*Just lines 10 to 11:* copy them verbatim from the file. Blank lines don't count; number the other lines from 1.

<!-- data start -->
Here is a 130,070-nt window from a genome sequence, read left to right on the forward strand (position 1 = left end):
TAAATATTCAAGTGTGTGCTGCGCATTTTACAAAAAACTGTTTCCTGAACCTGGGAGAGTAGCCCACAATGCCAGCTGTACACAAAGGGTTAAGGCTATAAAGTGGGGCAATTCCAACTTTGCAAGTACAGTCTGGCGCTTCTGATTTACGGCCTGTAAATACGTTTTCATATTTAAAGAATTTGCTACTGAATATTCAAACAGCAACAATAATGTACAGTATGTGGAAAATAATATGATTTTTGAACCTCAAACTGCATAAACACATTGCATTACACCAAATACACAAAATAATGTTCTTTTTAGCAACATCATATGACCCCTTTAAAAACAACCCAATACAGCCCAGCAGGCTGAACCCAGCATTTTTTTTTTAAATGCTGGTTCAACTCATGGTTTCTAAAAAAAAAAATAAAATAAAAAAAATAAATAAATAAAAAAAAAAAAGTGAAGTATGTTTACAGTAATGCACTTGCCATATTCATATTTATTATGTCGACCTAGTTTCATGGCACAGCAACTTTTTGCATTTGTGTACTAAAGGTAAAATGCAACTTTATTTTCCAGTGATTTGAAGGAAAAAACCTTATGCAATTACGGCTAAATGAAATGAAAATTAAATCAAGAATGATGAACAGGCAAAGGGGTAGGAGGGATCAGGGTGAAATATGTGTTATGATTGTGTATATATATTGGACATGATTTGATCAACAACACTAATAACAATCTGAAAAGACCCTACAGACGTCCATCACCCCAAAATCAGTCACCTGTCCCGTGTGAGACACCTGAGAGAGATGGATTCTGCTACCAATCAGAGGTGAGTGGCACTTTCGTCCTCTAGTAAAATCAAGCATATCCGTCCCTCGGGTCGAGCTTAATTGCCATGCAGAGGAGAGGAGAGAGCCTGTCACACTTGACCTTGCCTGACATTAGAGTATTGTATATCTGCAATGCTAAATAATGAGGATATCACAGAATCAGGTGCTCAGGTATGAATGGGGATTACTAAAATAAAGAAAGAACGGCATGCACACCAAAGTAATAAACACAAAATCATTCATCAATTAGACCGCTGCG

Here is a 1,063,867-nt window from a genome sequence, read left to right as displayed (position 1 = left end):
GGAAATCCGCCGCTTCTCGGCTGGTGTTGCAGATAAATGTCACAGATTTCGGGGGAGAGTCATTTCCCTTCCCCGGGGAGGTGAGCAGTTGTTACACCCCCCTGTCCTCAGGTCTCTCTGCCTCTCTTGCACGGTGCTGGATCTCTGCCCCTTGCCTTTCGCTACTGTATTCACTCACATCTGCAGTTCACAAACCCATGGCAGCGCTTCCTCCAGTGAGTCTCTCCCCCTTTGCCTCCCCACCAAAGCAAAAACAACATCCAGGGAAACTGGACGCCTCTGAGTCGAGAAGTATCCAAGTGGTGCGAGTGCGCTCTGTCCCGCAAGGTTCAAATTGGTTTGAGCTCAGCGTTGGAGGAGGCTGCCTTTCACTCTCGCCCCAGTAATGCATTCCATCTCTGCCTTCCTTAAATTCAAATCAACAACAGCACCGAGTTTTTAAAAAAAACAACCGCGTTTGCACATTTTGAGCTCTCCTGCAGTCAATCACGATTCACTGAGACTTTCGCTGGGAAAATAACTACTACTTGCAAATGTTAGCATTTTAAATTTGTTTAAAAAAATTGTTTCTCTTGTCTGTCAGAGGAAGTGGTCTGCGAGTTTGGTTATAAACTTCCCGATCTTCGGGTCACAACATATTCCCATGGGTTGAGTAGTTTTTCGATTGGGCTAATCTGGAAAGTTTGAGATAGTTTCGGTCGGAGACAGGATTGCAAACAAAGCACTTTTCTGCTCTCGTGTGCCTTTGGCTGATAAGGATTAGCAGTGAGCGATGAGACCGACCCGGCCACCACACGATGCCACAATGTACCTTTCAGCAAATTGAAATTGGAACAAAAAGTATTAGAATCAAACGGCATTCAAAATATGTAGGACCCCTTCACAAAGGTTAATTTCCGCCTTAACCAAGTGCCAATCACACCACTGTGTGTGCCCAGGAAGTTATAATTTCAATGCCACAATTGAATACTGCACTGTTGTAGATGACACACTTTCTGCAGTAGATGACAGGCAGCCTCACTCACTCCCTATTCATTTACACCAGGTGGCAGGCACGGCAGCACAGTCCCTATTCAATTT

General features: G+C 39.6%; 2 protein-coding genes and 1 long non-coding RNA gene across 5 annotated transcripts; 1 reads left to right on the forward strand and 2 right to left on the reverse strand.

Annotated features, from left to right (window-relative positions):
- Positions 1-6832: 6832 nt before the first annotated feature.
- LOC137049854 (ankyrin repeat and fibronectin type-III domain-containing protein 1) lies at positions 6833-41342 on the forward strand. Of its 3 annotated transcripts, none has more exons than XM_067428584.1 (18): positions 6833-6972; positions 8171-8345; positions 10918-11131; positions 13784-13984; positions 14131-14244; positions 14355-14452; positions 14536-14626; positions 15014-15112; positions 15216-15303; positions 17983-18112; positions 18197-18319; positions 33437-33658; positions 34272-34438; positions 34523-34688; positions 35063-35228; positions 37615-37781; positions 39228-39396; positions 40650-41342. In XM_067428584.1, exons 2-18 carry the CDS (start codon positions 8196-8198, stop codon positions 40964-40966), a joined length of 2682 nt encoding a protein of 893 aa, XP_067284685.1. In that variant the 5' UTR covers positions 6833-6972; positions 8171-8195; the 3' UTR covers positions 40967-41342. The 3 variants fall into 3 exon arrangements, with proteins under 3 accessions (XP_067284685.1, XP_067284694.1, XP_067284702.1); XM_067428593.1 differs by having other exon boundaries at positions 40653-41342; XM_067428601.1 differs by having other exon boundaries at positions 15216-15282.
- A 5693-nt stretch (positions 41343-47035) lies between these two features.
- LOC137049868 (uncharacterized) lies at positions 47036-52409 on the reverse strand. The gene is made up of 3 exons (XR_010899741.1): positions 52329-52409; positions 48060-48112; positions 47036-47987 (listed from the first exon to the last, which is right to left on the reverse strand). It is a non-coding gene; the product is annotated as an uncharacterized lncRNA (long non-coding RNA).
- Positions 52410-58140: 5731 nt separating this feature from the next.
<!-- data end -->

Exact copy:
- LOC137049868 (uncharacterized) lies at positions 47036-52409 on the reverse strand. The gene is made up of 3 exons (XR_010899741.1): positions 52329-52409; positions 48060-48112; positions 47036-47987 (listed from the first exon to the last, which is right to left on the reverse strand). It is a non-coding gene; the product is annotated as an uncharacterized lncRNA (long non-coding RNA).
- Positions 52410-58140: 5731 nt separating this feature from the next.